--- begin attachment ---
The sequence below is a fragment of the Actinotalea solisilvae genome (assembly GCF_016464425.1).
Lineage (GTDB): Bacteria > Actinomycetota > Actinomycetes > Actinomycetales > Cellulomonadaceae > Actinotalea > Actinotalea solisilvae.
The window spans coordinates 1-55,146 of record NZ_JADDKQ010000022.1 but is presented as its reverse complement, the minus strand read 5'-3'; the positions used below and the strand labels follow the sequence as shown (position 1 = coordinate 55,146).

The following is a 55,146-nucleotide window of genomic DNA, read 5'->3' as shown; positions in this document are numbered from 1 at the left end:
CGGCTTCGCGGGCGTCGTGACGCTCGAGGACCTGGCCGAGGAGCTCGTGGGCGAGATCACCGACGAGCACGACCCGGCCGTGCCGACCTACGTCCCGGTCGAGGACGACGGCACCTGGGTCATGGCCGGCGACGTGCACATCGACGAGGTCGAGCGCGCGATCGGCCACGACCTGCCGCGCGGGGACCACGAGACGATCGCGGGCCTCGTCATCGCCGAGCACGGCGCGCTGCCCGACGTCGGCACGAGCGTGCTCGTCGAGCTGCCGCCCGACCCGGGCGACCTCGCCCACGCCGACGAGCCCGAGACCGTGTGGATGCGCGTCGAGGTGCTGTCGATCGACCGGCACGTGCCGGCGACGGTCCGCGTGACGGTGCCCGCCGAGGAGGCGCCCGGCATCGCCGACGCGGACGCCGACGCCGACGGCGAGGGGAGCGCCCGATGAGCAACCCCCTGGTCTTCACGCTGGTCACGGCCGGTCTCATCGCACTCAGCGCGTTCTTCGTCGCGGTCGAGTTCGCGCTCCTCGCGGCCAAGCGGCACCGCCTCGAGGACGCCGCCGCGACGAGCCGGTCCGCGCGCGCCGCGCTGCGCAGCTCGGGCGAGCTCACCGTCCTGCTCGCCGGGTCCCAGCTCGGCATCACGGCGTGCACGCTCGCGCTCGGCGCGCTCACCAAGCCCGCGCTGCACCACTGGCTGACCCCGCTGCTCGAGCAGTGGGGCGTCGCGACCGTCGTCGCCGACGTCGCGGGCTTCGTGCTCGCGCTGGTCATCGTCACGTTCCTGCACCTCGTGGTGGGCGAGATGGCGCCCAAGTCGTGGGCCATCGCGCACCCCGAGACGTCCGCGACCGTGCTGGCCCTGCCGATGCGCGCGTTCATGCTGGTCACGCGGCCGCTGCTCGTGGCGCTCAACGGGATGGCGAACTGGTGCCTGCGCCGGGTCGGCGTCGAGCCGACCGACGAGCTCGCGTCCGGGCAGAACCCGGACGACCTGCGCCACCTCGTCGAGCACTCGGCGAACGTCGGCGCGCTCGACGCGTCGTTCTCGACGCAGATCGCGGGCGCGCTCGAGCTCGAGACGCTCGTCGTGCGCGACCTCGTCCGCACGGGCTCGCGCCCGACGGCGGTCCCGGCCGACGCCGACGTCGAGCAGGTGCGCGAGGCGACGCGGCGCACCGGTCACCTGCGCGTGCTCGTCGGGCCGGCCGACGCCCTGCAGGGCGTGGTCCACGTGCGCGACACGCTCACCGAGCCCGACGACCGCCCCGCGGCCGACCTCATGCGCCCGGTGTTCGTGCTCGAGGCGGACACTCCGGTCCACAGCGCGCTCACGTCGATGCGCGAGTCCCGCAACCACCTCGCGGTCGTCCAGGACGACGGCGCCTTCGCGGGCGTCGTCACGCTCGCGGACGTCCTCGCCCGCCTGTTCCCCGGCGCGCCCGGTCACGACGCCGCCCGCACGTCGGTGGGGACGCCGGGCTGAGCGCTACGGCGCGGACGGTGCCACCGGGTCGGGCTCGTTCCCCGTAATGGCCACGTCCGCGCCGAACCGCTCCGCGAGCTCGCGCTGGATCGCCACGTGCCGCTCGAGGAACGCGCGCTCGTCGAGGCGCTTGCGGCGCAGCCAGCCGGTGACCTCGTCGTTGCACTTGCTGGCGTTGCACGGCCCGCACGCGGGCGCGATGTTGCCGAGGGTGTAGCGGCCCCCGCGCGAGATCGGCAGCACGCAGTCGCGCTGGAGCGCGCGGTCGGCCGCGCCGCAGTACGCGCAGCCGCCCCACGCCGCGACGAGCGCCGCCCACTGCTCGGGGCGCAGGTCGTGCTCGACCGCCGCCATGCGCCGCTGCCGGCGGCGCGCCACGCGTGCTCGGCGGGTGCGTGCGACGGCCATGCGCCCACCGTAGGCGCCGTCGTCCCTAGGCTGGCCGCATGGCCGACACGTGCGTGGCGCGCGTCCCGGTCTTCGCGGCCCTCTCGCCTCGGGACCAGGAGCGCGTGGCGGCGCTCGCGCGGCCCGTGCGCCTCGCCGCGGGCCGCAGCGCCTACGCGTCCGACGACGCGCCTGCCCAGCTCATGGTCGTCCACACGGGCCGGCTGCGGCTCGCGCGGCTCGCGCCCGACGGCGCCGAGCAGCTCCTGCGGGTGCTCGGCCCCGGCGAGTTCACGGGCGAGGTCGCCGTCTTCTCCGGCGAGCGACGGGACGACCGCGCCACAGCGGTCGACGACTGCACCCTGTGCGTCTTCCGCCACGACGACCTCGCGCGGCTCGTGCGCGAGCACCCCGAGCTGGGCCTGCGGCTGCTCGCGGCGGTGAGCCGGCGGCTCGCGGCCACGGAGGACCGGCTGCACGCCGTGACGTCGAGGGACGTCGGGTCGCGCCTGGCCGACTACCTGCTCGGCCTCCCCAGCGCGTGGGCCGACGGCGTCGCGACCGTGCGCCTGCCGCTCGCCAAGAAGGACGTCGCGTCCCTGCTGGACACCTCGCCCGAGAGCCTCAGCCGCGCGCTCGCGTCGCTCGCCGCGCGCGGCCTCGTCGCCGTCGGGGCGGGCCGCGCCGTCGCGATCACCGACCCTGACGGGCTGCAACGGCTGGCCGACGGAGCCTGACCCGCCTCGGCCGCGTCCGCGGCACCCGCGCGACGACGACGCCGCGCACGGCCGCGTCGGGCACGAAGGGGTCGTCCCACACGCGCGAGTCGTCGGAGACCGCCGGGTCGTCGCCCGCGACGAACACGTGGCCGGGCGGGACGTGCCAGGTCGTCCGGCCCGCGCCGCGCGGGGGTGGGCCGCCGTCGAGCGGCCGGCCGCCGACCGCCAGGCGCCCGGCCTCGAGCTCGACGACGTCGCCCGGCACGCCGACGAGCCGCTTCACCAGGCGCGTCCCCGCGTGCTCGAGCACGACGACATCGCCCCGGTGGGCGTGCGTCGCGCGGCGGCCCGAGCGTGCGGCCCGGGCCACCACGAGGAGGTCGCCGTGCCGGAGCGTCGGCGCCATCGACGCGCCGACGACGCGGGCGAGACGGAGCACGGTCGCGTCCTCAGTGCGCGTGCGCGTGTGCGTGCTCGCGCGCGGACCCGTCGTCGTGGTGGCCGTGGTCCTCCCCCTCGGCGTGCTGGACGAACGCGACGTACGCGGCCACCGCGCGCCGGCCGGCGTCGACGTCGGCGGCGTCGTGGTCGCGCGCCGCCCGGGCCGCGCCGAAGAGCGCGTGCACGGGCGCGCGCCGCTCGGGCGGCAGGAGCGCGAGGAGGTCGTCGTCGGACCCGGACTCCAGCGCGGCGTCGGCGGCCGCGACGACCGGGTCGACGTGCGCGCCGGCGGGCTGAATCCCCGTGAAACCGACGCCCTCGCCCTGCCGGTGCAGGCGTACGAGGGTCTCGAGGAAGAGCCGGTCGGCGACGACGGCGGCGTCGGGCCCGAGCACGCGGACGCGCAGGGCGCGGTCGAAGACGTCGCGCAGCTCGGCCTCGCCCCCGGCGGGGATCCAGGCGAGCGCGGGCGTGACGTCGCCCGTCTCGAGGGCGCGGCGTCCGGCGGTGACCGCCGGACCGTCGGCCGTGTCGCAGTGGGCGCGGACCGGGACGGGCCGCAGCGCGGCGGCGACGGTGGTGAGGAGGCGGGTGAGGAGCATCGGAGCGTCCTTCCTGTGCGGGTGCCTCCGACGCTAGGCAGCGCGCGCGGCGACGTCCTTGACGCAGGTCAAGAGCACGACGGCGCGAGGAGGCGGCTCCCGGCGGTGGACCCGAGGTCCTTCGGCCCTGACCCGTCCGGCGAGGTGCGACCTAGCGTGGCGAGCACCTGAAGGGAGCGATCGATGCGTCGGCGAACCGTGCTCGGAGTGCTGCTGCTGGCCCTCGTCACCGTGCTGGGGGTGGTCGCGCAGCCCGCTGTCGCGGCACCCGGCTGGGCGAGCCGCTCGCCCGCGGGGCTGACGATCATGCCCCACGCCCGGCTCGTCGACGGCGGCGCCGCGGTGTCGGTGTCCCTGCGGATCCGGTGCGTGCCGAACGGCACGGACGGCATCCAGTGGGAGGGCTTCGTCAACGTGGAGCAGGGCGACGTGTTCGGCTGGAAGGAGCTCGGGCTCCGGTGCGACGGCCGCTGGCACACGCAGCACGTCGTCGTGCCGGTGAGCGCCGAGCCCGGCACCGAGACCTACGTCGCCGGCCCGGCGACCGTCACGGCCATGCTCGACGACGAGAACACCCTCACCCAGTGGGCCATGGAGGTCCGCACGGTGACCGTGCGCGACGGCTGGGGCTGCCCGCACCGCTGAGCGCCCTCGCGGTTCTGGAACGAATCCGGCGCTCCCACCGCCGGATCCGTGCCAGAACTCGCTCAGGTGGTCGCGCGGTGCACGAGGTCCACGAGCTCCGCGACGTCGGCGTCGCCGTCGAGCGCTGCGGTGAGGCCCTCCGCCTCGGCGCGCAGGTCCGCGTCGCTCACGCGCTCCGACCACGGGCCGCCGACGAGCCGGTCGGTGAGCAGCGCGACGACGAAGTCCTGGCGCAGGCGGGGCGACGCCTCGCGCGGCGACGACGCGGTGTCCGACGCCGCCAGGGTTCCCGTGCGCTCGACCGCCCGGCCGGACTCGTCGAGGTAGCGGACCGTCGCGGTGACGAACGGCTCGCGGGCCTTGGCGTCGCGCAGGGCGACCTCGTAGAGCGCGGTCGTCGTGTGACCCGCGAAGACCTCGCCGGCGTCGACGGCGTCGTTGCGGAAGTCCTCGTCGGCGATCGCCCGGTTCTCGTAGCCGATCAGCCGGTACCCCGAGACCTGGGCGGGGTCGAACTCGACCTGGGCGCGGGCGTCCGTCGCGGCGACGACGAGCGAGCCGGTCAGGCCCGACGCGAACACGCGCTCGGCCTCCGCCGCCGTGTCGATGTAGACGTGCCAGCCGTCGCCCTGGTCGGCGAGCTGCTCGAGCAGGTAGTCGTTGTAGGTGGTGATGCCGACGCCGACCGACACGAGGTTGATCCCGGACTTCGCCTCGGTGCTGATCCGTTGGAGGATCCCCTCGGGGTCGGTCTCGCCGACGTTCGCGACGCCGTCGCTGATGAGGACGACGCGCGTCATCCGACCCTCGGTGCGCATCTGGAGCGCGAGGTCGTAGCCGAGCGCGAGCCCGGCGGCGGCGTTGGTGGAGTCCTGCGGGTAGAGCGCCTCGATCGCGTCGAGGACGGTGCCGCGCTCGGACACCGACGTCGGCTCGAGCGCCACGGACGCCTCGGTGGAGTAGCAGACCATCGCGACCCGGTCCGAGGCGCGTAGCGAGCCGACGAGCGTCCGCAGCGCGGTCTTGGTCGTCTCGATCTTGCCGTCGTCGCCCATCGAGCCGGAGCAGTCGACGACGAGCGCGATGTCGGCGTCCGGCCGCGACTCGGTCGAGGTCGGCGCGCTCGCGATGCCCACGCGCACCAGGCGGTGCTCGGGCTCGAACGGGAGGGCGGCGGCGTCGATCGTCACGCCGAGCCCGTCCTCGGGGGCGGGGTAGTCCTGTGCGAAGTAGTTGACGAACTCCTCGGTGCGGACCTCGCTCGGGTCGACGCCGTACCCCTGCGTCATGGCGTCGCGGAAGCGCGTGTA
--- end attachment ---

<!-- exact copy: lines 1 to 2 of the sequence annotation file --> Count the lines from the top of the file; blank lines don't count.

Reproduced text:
The sequence below is a fragment of the Actinotalea solisilvae genome (assembly GCF_016464425.1).
Lineage (GTDB): Bacteria > Actinomycetota > Actinomycetes > Actinomycetales > Cellulomonadaceae > Actinotalea > Actinotalea solisilvae.